Hillary Clinton’s Fannie and Freddie Problem

Democratic presidential candidate endorsed risky mortgage lending that led to financial crisis

July 21, 2015

Hillary Clinton’s previous support for lower mortgage lending standards—a significant contributor to the 2008 financial crisis—could come back to haunt her in the upcoming presidential race, the Washington Times reports.

During Bill Clinton’s administration, new affordable housing mandates required mortgage giants Fannie Mae and Freddie Mac to underwrite more loans for low-income borrowers. Those mortgages defaulted in large numbers in 2008, dramatically depressing home prices. As a senator for New York, Hillary Clinton also backed no down payment loans and filibustered efforts to reform the housing market.

The Times reports:

The one-two punch could prove a political liability for Mrs. Clinton's presidential bid, portraying her and her husband as facilitators for highly compensated mortgage brokers and undercutting her argument that she has been a longtime champion of the middle class.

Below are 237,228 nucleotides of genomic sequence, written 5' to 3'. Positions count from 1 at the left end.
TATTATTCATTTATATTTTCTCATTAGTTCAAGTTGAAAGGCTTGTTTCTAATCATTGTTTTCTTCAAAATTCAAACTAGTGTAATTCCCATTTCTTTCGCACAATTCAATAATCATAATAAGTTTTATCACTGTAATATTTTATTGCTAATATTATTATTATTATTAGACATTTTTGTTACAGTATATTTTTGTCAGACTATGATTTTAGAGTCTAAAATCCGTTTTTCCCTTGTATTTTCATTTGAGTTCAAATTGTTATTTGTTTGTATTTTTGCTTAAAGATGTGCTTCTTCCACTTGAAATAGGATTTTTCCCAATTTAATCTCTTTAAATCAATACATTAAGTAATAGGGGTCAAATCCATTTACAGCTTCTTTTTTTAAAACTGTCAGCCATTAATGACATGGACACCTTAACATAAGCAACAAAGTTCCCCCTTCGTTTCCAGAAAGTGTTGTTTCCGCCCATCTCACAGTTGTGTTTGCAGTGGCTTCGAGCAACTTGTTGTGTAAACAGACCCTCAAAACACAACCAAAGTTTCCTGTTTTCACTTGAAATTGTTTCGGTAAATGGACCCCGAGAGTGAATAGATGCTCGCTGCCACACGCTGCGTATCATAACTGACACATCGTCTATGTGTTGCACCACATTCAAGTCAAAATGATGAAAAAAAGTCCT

"I certainly think we're going down the path of another bailout of the mortgage market. If we keep on this path, it's inevitable. It's a concern people have," said Mark Calabria, director of financial regulation studies at the Cato Institute. "It's going to be a tough needle for her to thread—people on the left still believe Fannie and Freddie was a good model and that the housing crisis was all about Wall Street greed. She's got a tough road to walk on this."

Clinton also received tens of thousands of dollars in campaign donations from Fannie and Freddie’s political action committee:

Mrs. Clinton met with credit union leaders across New York in 2006 to congratulate them for making more than $180 million worth of first mortgage loans in underserved areas, exceeding their goal of $150 million. Encouraged, the credit union leaders committed to another $180 million the following year.

During this same period, Freddie Mac and Fannie Mae's political action committee and individuals linked to the companies donated $75,500 to Mrs. Clinton's senatorial campaign—making her the fourth-largest recipient in Congress of the mortgage firms' total donations in the years 1989 to 2008 behind Mr. Obama, Mr. Kerry, now secretary of state, and Mr. Dodd, according to the Center for Responsive Politics, a nonpartisan group that studies campaign finance and political influence in Washington.

Freddie Mac also gave the Clinton Foundation a $50,000 to $100,000 donation.